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Prosthetic Gods

ISBN-10: 0262562812
ISBN-13: 9780262562812
Edition: 2006
Authors: Hal Foster
List price: $24.95
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Description: How to imagine not only a new art or architecture but a new self or subject equal to them? In Prosthetic Gods, Hal Foster explores this question through the works and writings of such key modernists as Gauguin and Picasso, F. T. Marinetti and  More...

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Book details

List price: $24.95
Copyright year: 2006
Publisher: MIT Press
Publication date: 2/17/2006
Binding: Paperback
Pages: 464
Size: 6.75" wide x 8.50" long x 1.00" tall
Weight: 1.980
Language: English

How to imagine not only a new art or architecture but a new self or subject equal to them? In Prosthetic Gods, Hal Foster explores this question through the works and writings of such key modernists as Gauguin and Picasso, F. T. Marinetti and Wyndham Lewis, Adolf Loos and Max Ernst. These diverse figures were all fascinated by fictions of origin, either primordial and tribal or futuristic and technological. In this way, Foster argues, two forms came to dominate modernist art above all others: the primitive and the machine. Foster begins with the primitivist fantasies of Gauguin and Picasso, which he examines through the Freudian lens of the primal scene. He then turns to the purist obsessions of the Viennese architect Loos, who abhorred all things primitive. Next Foster considers the technophilic subjects propounded by the futurist Marinetti and the vorticist Lewis. These "new egos" are further contrasted with the "bachelor machines" proposed by the dadaist Ernst. Foster also explores extrapolations from the art of the mentally ill in the aesthetic models of Ernst, Paul Klee, and Jean Dubuffet, as well as manipulations of the female body in the surrealist photography of Brassai, Man Ray, and Hans Bellmer. Finally, he examines the impulse to dissolve the conventions of art altogether in the drip paintings of Jackson Pollock, the scatter pieces of Robert Morris, and the earthworks of Robert Smithson, and traces the evocation of lost objects of desire in sculptural work from Marcel Duchamp and Alberto Giacometti to Robert Gober. Although its title is drawn from Freud, Prosthetic Godsdoes not impose psychoanalytic theory on modernist art; rather, it sets the two into critical relation and scans the greater historical field that they share.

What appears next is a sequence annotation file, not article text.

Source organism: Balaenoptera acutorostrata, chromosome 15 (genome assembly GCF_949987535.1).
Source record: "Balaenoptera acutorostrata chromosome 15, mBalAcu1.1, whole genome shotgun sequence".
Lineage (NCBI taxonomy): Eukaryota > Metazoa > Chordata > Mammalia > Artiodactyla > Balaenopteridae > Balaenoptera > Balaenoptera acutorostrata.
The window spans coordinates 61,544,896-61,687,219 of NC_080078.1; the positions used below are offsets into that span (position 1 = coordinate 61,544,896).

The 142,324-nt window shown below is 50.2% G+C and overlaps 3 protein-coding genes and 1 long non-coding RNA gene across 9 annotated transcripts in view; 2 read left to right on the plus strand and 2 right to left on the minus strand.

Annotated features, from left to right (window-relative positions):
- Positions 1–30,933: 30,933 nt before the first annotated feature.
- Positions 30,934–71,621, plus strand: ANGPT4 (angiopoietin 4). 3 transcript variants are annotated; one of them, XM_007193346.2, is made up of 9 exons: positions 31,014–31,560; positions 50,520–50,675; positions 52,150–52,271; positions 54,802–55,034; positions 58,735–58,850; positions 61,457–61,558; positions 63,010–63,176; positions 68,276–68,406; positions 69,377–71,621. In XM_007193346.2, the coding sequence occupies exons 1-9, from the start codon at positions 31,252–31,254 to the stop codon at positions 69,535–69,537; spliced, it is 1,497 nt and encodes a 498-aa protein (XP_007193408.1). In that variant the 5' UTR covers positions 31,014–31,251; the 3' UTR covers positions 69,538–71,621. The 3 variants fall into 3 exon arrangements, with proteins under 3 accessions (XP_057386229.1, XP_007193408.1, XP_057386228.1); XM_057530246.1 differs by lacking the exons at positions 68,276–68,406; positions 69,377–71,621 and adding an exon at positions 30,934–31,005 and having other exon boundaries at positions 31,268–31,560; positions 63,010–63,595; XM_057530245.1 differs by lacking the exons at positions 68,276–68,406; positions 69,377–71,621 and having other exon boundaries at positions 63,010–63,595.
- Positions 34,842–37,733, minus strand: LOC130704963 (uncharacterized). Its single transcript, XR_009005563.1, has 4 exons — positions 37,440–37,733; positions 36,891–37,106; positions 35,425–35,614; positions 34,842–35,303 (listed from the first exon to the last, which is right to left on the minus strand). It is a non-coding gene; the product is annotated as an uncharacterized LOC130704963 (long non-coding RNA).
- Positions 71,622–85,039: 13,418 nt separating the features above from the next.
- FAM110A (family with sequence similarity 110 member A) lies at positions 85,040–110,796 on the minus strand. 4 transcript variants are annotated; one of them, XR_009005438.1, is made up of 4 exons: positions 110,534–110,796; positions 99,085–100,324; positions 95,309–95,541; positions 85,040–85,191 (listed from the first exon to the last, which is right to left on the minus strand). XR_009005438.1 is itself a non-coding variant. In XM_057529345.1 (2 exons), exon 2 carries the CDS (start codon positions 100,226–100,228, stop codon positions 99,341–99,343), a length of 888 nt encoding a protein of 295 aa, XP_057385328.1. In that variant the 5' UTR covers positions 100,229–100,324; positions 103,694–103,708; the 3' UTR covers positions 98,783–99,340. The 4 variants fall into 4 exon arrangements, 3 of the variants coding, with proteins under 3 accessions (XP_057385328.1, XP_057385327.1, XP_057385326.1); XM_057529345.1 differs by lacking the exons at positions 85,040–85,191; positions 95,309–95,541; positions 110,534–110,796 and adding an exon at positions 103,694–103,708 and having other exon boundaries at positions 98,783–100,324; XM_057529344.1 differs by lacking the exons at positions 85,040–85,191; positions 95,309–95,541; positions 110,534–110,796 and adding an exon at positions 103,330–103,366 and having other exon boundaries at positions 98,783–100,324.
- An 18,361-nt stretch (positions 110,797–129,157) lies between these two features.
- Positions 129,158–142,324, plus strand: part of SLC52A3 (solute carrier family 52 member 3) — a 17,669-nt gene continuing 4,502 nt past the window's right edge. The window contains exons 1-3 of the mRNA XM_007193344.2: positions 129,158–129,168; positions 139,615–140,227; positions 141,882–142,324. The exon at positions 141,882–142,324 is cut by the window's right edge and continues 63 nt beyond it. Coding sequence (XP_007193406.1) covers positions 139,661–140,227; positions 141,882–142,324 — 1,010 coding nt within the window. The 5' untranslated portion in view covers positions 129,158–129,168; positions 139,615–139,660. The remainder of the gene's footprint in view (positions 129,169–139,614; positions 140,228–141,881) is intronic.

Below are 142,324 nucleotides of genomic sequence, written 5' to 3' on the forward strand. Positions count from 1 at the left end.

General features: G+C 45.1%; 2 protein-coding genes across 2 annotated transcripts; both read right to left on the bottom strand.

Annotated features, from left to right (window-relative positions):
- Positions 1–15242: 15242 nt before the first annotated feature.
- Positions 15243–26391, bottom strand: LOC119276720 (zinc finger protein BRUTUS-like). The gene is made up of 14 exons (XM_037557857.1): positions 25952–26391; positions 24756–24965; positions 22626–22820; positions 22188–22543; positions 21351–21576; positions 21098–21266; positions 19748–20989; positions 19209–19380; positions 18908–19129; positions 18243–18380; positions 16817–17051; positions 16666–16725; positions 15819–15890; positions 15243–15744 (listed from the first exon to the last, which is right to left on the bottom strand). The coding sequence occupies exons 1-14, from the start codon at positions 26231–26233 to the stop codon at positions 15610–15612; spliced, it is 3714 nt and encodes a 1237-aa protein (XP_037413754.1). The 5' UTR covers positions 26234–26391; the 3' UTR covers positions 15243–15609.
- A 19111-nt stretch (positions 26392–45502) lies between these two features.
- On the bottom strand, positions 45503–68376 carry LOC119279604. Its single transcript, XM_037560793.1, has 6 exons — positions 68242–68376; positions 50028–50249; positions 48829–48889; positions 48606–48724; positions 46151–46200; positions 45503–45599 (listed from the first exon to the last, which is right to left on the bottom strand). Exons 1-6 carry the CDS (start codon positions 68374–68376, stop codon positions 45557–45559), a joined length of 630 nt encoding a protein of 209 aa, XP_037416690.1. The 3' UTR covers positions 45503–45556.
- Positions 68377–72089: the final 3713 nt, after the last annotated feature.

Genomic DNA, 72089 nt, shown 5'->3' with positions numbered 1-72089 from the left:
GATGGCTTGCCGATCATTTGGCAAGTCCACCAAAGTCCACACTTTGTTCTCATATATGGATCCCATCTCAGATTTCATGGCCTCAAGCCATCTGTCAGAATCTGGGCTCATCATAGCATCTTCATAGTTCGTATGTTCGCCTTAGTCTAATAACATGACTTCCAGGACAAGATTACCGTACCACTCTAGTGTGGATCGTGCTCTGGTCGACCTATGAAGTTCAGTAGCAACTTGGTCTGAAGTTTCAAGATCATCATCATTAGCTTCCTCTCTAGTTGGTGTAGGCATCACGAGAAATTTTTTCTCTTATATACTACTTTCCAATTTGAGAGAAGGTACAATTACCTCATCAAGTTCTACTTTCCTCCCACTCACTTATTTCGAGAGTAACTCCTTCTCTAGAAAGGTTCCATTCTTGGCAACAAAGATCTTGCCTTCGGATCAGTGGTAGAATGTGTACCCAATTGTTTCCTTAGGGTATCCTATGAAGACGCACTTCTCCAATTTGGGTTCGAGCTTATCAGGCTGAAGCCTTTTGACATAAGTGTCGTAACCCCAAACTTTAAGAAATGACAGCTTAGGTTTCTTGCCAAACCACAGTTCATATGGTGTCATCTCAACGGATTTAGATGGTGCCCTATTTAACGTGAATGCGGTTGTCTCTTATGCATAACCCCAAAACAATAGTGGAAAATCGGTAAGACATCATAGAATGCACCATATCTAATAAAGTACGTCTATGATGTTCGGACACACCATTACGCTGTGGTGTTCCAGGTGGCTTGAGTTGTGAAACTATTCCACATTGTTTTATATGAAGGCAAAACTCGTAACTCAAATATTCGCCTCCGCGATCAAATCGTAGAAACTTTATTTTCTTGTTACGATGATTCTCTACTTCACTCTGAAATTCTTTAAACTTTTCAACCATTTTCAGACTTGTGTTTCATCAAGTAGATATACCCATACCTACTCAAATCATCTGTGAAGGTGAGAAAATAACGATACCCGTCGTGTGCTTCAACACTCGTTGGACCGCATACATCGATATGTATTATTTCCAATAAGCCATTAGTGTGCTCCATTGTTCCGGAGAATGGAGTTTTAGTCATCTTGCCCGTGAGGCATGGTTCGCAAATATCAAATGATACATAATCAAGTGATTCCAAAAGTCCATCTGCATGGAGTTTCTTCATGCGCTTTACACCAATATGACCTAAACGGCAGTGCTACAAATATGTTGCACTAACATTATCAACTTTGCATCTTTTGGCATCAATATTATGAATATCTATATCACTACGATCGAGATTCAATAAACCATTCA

Hal Foster is the Townsend Martin Class of 1917 Professor of Art & Archaeology at Princeton University, and the author of many books, including "The Return of the Real", "Design and Crime", "Prosthetic Gods", and "The Art-Architecture Complex". A member of the American Academy of Arts and Sciences, he was the 2010 recipient of the Clark Prize for Excellence in Arts Writing and the 2013 recipient of the Frank Jewett Mather Award for Art Criticism.

Preface
Primitive Scenes
A Proper Subject
Prosthetic Gods
A Bashed Ego
Blinded Insights
A Little Anatomy
Torn Screens
A Missing Part
Notes
Index

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